Moving right along, model two presents the clean rhythm sound and slightly overdriven solo sound from The Wind Cries Mary. Select the neck pickup and gently stroke those Curtis Mayfield-influenced chiming chords. Model three is rather less subtle, featuring the intro and solo sounds from Foxy Lady. Like the previous model, this one is also based on the sound of a 100-watt Marshall Super Lead head, but with more gain and the addition of the Dallas Arbiter Fuzz Face. DigiTech has done a good job of modelling the angry, belching fuzz tone of that classic pedal. Foxy indeedy.
The next four models give a fuller idea of what the Experience pedal can do. For Little Wing, there are still two basic sounds (the clean-ish chords and the warm, overdriven solo) but each comes with a different effect, a digitally modelled rotary speaker for the chords and tape flanging for the solo. In both cases, you can use the expression pedal to vary the amount of effect. For All Along The Watchtower, there are three basic sounds: the acoustic guitar from the introduction (for which the mixer output is more appropriate) and the two solos. The expression pedal adjusts the additional effect for the two solo tones; delay level for the first and wah for the second.
If you’re looking for iconic rock guitar sounds, they don’t get much better than the wah intro to Voodoo Chile (Slight Return). Hitting the toe switch for model six gives you this intro sound, modelled on a Fender Bassman amp and Vox wah pedal. The heel switch cycles through the two solo tones, both adding the Fuzz Face to the basic amp sound, with the second also reintroducing the wah. Finally, the unmistakeable wobble of the Univibe is used on the final model. There are two settings here; the cleaner of the two is based on one of Jimi’s sounds from Machine Gun, while the other adds the Fuzz Face for full-on Star Spangled Banner mayhem.
With these artist-specific pedals now available from DigiTech there will, no doubt, be critics who fear for the future of originality. That’s a valid concern, and it’s important that players do have the facilities to discover their own sound, but if you’re going to have products emulating the sounds of famous players (as just about every multi-effects unit already does), then it might not be a bad idea to collect those sounds into highly specialised units. And when the results sound this good, why not go for it?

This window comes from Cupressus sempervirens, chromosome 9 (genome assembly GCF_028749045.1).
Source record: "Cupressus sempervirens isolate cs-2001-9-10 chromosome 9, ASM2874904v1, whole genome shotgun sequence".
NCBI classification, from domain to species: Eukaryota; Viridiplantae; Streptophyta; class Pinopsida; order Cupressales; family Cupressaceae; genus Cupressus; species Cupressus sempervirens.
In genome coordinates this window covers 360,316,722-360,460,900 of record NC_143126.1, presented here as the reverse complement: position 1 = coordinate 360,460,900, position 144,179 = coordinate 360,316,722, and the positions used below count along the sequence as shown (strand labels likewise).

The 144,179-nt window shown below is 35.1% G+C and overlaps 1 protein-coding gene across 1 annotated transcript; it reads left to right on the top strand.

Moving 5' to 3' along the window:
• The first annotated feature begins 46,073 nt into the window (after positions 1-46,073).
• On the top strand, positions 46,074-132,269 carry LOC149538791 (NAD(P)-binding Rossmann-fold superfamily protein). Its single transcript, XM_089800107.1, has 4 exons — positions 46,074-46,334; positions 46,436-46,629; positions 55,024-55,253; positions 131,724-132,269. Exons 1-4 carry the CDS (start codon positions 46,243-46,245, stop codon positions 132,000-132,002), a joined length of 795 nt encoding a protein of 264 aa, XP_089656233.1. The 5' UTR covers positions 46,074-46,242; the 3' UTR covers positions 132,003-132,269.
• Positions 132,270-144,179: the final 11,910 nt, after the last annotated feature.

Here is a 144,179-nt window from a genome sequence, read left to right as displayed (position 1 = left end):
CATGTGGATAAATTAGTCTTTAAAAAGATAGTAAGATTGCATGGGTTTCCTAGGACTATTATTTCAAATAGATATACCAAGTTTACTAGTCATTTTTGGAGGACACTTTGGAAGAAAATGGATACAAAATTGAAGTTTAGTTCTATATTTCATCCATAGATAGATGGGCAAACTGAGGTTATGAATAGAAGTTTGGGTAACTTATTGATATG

There are only a few minor weaknesses with this unit. The toe/heel switching takes some getting used to, especially as the switches are at either end of the expression pedal sweep. Buying the FS3X is an option, of course, but makes the whole package quite pricey. The other main problem is of a purely personal and subjective nature – we regret that there is nothing from the very late (First Rays Of The New Rising Sun) recordings, which would have been nice.
We’re splitting hairs, though, in a desperate attempt to find something bad to say for the sake of balance. It’s a fantastic pedal, and whether you’re a Hendrix fan or not, it is well worth taking it for a spin. If this is an avenue that DigiTech is planning to explore further, bring it on! Who’s next?
A massive range of very versatile sounds.
Slightly fiddly switching.
A fantastic pedal that manages to faithfully reproduce Hendrix's fat, rich tunes.
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1 x Footswitch Jack Guitar Input
7 Position Model Selector High Level Low
Songs modelled: Purple Haze/Wind Cries Mary/Foxy Lady/Little Wing/All Along The Watchtower/Voodoo Child (Slight Return)/Star Spangled Banner (Live)/Machine Gun.
Country of Origin
Production modelling technology accurately models seven sounds that changed the guitar world forever. Created using the original master tapes recorded by Eddie Kramer at Electric Lady studios / the Jimi Hendrix Experience pedal models seven instantly-recognisable songs including Purple Haze / Little Wing / Voodoo Child / Wind Cries Mary & Star Spangled Banner.
Unit Power Source